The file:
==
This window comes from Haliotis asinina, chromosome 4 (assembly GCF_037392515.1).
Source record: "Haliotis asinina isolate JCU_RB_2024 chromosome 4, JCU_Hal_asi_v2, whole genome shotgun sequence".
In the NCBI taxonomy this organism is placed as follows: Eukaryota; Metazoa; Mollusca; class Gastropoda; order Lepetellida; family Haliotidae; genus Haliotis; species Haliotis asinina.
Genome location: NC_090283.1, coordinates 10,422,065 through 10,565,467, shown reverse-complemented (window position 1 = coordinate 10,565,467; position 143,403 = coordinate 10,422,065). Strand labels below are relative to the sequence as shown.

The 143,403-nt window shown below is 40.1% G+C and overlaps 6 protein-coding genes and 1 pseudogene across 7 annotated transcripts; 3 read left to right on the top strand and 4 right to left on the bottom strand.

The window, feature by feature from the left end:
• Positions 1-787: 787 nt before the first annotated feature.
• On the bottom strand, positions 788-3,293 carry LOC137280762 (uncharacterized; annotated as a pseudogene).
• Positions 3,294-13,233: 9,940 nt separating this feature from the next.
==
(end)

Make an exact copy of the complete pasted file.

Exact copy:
This window comes from Haliotis asinina, chromosome 4 (assembly GCF_037392515.1).
Source record: "Haliotis asinina isolate JCU_RB_2024 chromosome 4, JCU_Hal_asi_v2, whole genome shotgun sequence".
In the NCBI taxonomy this organism is placed as follows: Eukaryota; Metazoa; Mollusca; class Gastropoda; order Lepetellida; family Haliotidae; genus Haliotis; species Haliotis asinina.
Genome location: NC_090283.1, coordinates 10,422,065 through 10,565,467, shown reverse-complemented (window position 1 = coordinate 10,565,467; position 143,403 = coordinate 10,422,065). Strand labels below are relative to the sequence as shown.

The 143,403-nt window shown below is 40.1% G+C and overlaps 6 protein-coding genes and 1 pseudogene across 7 annotated transcripts; 3 read left to right on the top strand and 4 right to left on the bottom strand.

The window, feature by feature from the left end:
• Positions 1-787: 787 nt before the first annotated feature.
• On the bottom strand, positions 788-3,293 carry LOC137280762 (uncharacterized; annotated as a pseudogene).
• Positions 3,294-13,233: 9,940 nt separating this feature from the next.